Destinations

Travel industry working with Rhinos Without Borders

Kate Webster

While most people understand the saying ‘take only photographs, leave only footprints’, there are still an evil minority who are taking more than that from a part of the globe’s most unique destinations.

Set up with responsible conservation in mind, Rhinos Without Borders has a daily monitoring programme in place to keep a close eye on the health and safety of the rhino that the project has translocated from high risk areas in South Africa to the relative safety of Botswana.

Spearheaded by conservation-minded travel companies andBeyond and Great Plains Conservation, the project aims to translocate 100 rhino from South Africa, where the animals are currently being poached at the rate of one every seven hours.

Set up in 2014, the project has already successfully moved 25 rhino to Botswana, where a strong monitoring element has been required in support of the comprehensive security provided by Botswana’s Department of Wildlife and National Parks (DWNP).

Intended to help set up a new breeding population of rhino, the first animals translocated to Botswana by Rhinos Without Borders were released in pristine wilderness areas where the species were not previously found. This meant that no existing rhino monitoring processes were in place in the release area. Committed to this important phase of the project, Rhinos Without Borders set about creating a monitoring framework to support the DWNP, employing full time teams and using the latest technology to keep a close eye on their charges.

As more rhino have been translocated, the monitoring requirement has subsequently increased. Rhino Monitoring Coordinator Dr Sven Bourquin now oversees two teams of monitors, which use satellite and radio telemetry to track the movements of the translocated rhino on behalf of the DWNP. Prior to release, the rhino are fitted with horn implants as well as ankle bracelets that transmit continuous signals indicating their whereabouts. As many of the areas where the rhino have made their new home are remote and not easily accessible, Rhinos Without Borders recently purchased a dedicated patrol aircraft to better allow the rhino monitors to keep track of the animals’ movements.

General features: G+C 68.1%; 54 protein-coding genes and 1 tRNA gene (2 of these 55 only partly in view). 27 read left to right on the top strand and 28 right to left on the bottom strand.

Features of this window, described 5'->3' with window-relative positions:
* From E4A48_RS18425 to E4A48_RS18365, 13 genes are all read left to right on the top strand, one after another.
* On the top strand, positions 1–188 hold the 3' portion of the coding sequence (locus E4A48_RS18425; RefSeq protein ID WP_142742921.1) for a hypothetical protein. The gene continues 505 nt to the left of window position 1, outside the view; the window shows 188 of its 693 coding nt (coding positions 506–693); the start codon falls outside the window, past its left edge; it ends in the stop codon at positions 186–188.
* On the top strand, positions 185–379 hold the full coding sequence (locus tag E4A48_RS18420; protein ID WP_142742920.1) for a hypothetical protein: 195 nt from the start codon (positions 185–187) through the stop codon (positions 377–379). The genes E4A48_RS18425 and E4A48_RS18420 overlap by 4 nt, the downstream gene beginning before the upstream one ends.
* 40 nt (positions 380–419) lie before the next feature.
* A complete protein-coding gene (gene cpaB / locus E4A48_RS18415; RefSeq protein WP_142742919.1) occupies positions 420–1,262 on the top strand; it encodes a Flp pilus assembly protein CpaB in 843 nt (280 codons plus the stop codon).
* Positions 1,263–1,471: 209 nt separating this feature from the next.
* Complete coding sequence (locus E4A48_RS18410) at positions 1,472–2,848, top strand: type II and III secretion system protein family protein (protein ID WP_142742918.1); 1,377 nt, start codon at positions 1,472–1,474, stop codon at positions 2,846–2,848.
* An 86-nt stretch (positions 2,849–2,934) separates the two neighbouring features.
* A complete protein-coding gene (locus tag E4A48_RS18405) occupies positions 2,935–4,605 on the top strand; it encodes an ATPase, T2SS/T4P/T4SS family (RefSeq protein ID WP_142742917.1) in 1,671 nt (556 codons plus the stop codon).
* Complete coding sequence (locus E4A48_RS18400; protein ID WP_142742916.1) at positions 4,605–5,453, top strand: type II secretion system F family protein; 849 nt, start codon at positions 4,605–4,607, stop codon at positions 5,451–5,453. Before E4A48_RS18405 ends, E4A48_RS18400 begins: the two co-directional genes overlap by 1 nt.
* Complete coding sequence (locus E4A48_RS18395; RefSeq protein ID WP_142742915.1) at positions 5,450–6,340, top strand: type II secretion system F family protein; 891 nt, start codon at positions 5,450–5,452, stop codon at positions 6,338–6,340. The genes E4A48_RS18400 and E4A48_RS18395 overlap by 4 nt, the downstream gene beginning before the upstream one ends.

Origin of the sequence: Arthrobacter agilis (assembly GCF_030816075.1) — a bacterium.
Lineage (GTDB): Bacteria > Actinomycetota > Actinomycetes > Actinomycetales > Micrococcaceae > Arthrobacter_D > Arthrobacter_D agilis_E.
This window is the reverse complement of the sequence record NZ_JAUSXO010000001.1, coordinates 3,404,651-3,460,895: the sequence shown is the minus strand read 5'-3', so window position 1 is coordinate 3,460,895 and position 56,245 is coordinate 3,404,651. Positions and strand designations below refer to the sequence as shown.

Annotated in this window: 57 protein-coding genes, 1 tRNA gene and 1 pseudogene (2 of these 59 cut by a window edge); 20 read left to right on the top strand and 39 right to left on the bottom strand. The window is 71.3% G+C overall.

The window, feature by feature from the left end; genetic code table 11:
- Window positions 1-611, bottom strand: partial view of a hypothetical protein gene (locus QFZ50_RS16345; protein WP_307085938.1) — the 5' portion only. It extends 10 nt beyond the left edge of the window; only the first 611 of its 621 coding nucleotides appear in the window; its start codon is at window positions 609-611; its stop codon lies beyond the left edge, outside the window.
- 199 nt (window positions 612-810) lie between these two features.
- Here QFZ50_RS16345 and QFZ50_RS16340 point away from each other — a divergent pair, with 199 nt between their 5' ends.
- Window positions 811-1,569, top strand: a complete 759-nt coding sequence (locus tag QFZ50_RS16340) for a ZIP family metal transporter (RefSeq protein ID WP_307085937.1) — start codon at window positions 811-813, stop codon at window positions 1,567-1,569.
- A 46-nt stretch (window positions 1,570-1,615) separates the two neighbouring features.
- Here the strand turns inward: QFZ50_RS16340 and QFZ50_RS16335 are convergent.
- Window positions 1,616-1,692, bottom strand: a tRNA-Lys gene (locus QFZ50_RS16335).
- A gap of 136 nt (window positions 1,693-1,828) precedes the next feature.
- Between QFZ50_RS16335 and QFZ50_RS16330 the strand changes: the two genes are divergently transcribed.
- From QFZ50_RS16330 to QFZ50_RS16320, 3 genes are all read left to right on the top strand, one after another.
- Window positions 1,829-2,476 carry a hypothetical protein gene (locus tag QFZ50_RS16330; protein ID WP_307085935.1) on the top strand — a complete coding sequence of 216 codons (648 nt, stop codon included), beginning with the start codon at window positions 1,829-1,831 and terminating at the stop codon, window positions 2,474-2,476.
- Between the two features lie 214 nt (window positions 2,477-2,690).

The data gathered by the Rhinos Without Borders monitoring teams is shared with Rhino Conservation Botswana, a non-governmental organisation set up to coordinate the monitoring of rhino in Botswana on behalf of the DWNP. The DWNP’s Anti Poaching Units, which provide security for the country’s dedicated wildlife areas work in partnership with the private sector in this activity.

The Rhinos Without Borders monitoring teams were recently pleased to welcome some new arrivals when six Botswana-bred rhino were translocated from the Khama Rhino Sanctuary (KRS) to the Okavango Delta.

Established as a rhino breeding sanctuary to help reintroduce these endangered animals to the wild areas of Botswana, the KRS had received seven rhino from a private game reserve in South Africa in a Rhinos Without Borders translocation in late 2015. With these rhino brought in to help diversify the gene pool at KRS, the sanctuary then donated six rhino bred at the facility to be moved to the Okavango Delta. The translocation also served as the ideal opportunity for the Rhinos Without Borders team to train the KRS crew on translocation practices, ensuring that effective, safe and reliable skill training was reinforced for those operating in the Botswana conservation sector.

Rhinos Without Borders continues to raise funds to allow for the safe movement of ever more rhino, with pledge and funding currently in place for the translocation of up to an additional 30 animals. To find out more or to make a donation, please visit www.rhinoswithoutborders.com.

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